Adaptive immune system–Unlike the innate immune system described below, cells of the adaptive immune system (T cells and B cells) are relatively slow to be recruited to a site of infection…more on the order of days to weeks. These cells are much more adept at seeing a specific strain of bacteria and adapting so that it is more efficient at eliminating that bacteria. The adaptive immune system is also responsible for generating “memory”. This is why you generally won’t be sickened by chicken pox more than once. The cells of the adaptive immune system remember this virus the second time it’s encountered and is able to eliminate the infection before symptoms occur.
Antibodies–These are molecules made by B cells (of the Adaptive Immune system) that help to “neutralize” bacteria and viruses and block these pathogens from entering into your cells. They are very specific for particular viruses or bacteria and are important in protecting you from infection either after vaccination or after an initial infection. Antibodies are used a lot in the science world as tools to detect certain cells and proteins made by those cells. Techniques such as Western blotting, flow cytometry, and Immunofluorescence use antibodies.
B cells–B cells are part of the adaptive immune system. They are responsible for making antibodies described above that can neutralize bacteria and viruses, preventing them from gaining access to our cells. Since they are in the adaptive immune system, B cells are able to make small changes in their antibodies so that they are more specific for a virus or bacteria and therefore more efficient at eliminating the pathogen. B cells can also become “memory” B cells meaning they can stick around for very long periods so that if we are reinfected with a previously seen virus or bacteria, we won’t get quite as sick.
Cytokines–These are basically small proteins released from various cell types that communicate a message to a receiving cell. Examples of cytokines include Interferons, Tumor Necrosis Factor (TNF), and Interleukins.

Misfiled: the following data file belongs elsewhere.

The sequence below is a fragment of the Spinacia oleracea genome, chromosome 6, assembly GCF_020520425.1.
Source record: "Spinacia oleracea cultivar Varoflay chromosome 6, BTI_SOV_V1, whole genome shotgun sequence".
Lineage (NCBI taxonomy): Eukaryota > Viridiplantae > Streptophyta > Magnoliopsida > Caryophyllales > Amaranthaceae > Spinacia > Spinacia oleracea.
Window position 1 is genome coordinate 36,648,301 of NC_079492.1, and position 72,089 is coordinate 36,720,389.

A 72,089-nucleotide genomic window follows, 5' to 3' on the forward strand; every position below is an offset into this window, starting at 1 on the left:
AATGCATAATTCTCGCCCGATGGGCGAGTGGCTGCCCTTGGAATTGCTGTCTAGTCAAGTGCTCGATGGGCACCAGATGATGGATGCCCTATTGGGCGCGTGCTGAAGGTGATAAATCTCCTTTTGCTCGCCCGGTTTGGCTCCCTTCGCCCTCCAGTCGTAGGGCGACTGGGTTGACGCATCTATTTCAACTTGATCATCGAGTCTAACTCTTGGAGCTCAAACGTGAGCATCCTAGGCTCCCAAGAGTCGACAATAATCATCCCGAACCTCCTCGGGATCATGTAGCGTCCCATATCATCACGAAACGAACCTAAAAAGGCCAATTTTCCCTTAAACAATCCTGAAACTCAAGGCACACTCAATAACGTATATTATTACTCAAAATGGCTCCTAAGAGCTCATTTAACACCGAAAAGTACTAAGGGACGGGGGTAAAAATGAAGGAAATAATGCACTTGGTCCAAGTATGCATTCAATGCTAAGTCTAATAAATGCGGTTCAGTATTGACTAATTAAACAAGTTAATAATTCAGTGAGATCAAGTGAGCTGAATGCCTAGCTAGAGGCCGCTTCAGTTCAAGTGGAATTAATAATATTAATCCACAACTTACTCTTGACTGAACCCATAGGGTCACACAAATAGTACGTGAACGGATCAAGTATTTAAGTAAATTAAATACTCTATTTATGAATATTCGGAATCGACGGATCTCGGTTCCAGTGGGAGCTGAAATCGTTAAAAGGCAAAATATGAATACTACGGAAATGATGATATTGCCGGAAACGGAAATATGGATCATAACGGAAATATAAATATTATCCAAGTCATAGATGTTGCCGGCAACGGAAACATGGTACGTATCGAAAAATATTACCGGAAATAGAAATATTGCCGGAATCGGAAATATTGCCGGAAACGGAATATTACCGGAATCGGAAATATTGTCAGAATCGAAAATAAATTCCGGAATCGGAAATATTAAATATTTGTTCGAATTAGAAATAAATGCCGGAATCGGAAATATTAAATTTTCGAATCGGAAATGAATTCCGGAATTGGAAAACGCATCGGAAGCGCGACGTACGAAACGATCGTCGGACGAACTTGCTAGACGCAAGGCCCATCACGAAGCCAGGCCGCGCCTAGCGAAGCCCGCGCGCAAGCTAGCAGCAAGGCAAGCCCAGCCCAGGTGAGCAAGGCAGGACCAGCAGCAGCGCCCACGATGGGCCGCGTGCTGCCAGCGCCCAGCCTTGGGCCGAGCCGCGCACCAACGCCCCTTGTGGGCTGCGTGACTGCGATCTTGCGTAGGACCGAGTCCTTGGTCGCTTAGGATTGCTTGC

Dendritic cells–-These cells are kind of the middle man between the innate (very early, nonspecific immune response) and adaptive (slower, very specific immune response). Like macrophages they also live in tissues, but unlike most macrophages, dendritic cells have the ability to take “evidence” of an infection from the infected tissue to a lymph node where they will come into contact with cells of the adaptive immune system (B cells and T cells). Cytokines and cell surface receptors are very important in their ability to communicate with these other cells.
Innate immune system–The innate immune system is a group of cells that work together to combat infection and injury very quickly. These cells (including monocytes, neutrophils, macrophages, basophils, etc.) are recruited within minutes to hours of infection or injury occurring. These cells recognize and are stimulated by very broad patterns that all bacteria or all viruses have, called Pathogen Associated Molecular Patterns or PAMPs. They are very good at starting inflammation and recruiting other immune cells including those of the adaptive immune system.
Macrophages–These are the big eaters that oftentimes live in tissues. They have a lot of roles including clean up. For instance when tissue damage occurs or when cells die because of a virus or any other cause, macrophages get rid of the mess basically by eating it. They are also important in using cytokines (see above) to either mobilize or halt other immune cells into action.
Pathogen Associated Molecular Patterns–Also called PAMPs. These are molecules found on broad categories of viruses or bacteria. These are the features that allow cells of the innate immune system to sense danger. They include things like components of the cell wall of bacteria (like lipopolysaccharide or LPS) and versions of DNA or RNA that aren’t found in human cells. They are the red flags that notify innate immune cells of danger.
Pattern Recognition Receptors–Also called PRRs. These are molecules on innate immune cells that detect the red flags of danger (PAMPs described above). They include things like the Toll-like receptors or TLRs and RIG-I like receptors. When innate cells recognize danger (PAMPs) using their PRRs they start a cascade of events necessary to get rid of the pathogen.
T cells–T cells are part of the adaptive immune system. They come in two forms, CD4+ and CD8+. CD4+ help B cells and macrophages and lots of other cells to be better at their job. CD8+ T cells are also called cytotoxic T cells and are very good at killing their target cells (usually a tumor cell or virally infected cell). T cells are “activated” into action with the help of a T cell Receptor that is very specific for cells infected with different types of viruses and bacteria. Like antibodies, T cell receptors can change during infection so that they are more specific for the infecting pathogen. And like B cells, T cells can become memory T cells and stick around for long periods in case of reinfection.